Understanding the SOUNDEX code


The Soundex is a system begun during Franklin Roosevelt's presidency. His administration wanted to put many people to work in government programs. One of these programs was the WPA, which employed people to do many things for the government including organizing the Soundex.

These workers each took the census records, one county at a time, and wrote out a filing card for each household, naming all people listed in the census. Included on the card are: name, age, location, birthday and relationship to head of household for every person in every household. Not all information on the original census is given, but enough to identify the members of each household. Every surname was given a code (see Soundex code). These codes give numerical value to each letter of the alphabet.

The workers began with the 1900 census and listed each household in the entire United States on a separate file card. This system enables us to look at one surname in a whole state and find the exact locality of all persons in the state with that surname. Then we can go to the census records for that county, find the page listed in the Soundex and view all of the information collected by the census taker. No longer is it necessary to spend hours and hours looking at every entry, county by county to find the right entry.

Census records from 1880, 1900 and 1910 have been soundexed as of 1995. Others records will be processed in the future.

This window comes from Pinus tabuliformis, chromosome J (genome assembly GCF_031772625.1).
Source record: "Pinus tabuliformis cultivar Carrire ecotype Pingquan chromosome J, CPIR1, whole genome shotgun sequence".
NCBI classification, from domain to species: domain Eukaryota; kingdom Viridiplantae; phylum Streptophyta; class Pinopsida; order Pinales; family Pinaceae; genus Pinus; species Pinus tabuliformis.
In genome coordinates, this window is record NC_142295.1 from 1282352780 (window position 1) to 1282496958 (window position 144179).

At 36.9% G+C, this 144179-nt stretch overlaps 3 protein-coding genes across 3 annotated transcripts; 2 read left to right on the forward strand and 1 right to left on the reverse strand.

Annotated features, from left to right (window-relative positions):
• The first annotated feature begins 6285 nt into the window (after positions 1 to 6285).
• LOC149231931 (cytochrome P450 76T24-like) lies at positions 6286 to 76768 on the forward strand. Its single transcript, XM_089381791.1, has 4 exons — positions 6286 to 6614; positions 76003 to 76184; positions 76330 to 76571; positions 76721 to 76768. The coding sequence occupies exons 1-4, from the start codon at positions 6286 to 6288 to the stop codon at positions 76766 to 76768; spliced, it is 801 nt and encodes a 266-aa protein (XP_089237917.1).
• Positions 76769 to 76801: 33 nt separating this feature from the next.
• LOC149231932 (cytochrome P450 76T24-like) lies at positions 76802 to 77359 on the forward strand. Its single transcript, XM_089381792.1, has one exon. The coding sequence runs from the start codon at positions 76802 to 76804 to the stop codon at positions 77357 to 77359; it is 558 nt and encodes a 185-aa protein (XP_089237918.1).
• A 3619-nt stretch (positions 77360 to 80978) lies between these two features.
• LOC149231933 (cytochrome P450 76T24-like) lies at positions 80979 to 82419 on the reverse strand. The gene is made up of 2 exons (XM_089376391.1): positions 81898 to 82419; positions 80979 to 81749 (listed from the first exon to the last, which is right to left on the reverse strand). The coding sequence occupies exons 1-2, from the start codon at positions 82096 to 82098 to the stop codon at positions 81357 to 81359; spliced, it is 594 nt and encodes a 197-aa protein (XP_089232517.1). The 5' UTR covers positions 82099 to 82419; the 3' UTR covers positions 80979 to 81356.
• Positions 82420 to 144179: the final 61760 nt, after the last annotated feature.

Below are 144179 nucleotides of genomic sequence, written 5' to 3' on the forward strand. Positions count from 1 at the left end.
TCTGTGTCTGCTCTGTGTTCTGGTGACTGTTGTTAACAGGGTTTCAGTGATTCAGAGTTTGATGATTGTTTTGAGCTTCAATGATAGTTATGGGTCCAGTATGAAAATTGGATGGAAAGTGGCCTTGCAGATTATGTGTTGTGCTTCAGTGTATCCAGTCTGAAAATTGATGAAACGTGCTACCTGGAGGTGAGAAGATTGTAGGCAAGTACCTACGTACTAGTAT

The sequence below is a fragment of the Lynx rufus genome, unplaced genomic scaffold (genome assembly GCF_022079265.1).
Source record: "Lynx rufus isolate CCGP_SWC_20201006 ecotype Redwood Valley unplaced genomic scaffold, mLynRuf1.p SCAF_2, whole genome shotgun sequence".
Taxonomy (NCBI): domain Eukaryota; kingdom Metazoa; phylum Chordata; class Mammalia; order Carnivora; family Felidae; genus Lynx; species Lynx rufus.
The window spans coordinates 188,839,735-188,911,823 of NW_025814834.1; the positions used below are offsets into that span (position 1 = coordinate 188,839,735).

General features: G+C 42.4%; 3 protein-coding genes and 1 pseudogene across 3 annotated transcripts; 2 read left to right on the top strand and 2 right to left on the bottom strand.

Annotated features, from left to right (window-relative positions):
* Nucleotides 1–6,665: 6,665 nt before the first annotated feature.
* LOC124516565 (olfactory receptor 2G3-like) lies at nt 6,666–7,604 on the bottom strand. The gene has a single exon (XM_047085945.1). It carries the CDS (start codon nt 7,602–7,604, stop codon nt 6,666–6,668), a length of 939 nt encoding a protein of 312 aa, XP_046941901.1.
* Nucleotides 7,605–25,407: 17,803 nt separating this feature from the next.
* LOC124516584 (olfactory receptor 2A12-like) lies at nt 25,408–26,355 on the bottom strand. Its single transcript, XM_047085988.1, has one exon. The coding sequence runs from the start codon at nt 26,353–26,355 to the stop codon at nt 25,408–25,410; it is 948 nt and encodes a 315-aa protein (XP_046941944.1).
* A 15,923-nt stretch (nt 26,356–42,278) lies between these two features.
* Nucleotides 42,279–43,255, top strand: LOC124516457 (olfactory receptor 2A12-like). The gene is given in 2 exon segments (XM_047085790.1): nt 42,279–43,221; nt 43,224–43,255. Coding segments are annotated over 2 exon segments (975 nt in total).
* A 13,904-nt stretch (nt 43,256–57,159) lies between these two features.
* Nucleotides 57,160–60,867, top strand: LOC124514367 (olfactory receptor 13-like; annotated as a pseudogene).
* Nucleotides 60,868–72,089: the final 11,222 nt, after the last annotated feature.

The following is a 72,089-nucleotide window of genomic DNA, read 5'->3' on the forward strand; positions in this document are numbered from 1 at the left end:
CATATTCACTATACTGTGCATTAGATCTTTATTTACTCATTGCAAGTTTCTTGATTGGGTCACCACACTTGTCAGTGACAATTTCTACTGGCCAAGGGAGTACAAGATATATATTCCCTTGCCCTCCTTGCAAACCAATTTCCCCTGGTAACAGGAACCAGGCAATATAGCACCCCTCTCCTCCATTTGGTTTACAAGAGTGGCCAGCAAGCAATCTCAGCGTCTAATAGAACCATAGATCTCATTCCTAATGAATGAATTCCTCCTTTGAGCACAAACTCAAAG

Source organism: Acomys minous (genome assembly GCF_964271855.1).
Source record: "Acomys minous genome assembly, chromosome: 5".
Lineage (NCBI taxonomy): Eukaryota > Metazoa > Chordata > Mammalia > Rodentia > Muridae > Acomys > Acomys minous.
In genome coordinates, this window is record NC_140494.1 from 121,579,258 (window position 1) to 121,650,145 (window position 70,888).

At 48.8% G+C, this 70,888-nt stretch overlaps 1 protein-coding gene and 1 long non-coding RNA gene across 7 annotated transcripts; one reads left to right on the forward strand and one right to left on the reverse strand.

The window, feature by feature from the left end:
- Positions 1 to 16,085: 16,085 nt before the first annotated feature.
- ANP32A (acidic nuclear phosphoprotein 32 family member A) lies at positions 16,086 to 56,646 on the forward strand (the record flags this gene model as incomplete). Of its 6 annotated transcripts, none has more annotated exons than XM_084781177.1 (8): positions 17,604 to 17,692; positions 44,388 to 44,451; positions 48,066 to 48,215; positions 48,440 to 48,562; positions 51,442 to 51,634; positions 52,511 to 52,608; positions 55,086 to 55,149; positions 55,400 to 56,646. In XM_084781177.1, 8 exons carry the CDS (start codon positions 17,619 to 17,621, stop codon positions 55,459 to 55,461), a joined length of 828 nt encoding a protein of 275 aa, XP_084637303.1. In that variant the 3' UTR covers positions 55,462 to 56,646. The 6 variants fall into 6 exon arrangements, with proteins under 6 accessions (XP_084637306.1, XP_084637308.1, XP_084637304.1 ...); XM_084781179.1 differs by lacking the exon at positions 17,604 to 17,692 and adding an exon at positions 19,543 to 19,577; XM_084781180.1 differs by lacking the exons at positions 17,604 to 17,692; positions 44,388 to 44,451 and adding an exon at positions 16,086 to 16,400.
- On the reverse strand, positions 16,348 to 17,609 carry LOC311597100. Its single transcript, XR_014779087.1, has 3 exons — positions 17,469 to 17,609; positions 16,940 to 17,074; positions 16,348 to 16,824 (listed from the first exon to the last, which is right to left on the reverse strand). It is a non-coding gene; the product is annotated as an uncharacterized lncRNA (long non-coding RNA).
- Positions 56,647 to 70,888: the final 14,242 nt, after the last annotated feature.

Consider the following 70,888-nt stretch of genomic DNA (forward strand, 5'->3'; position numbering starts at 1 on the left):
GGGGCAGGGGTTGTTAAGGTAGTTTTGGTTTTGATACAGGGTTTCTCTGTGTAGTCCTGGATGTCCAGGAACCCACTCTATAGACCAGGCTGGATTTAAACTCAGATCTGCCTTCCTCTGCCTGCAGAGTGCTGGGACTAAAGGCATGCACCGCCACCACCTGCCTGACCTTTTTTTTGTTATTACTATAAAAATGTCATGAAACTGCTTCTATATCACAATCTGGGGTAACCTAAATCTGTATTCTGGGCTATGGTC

Soundex algorithms are methods by which one encodes the letters of a name to a alphanumeric code in order to store and retrieve similar-sounding names. For example, the names Castellano Kastelyano Chasteliano Qastelano might conceivably be names that were all spelled in the Castilian way at one time, but now have a variety of spellings because of the vagaries of different alphabets in various countries. Typically, the Russell Soundex code strips all vowels (except when the first letter of the name), and strips duplicate consonants: Castellano becomes CSTLN Next, similar phonemes are encoded with similar numbers. For example, M and N, both nasal letters, are encoded with the same digit. For instance, the Russell Soundex code for CSTLN is C234.

Double Letters

Any double letters side by side should be treated as one letter. For example HASSON is coded as if it were spelled HASON (H250). ALHADEFF is coded as if it were ALHADEF (A431).

Variations in spellings or misspellings should produce the same code number: BENSON = B525 BENSION = B525 BENZION = B525 BENCION = B525.

1 = B P F V
2 = C S K G J Q X Z
3 = D T
4 = L
5 = M N
6 = R




  1. Enter the surname for which to generate SOUNDEX code.
  2. Click on the SOUNDEX button.
  3. See the corresponding SOUNDEX code in the field.

Enter the surname to generate a SOUNDEX code:

The SOUNDEX code for this surname is:


Additional Rules for Understanding the Conversion

  • Disregard the letters A E I O U W Y H

  • If your name has a prefix like Van, Von, De, Di, Le or La - code it both with and without the prefix. It might be listed under either code. (Mc and Mac are not considered prefixes.)

  • If your surname has double letters, they should be treated as one letter. Example: Hasson. The second S should be slashed out. In the name Alhadeff, the second F should be slashed out.

  • Your surname may have different letters side-by-side which have the same coding number. Example: Hamner. (5 is the number for both M & N.) These letters should be treated as one letter and the N should be slashed out. Another example: Jackson. (2 is the number for C, K and S.) The K and S should be slashed. This rule applies when the letters are at the beginning of the surname, also. Example: Pfister. Both P and F are in the #1 category, therefore the letter F should be slashed out.

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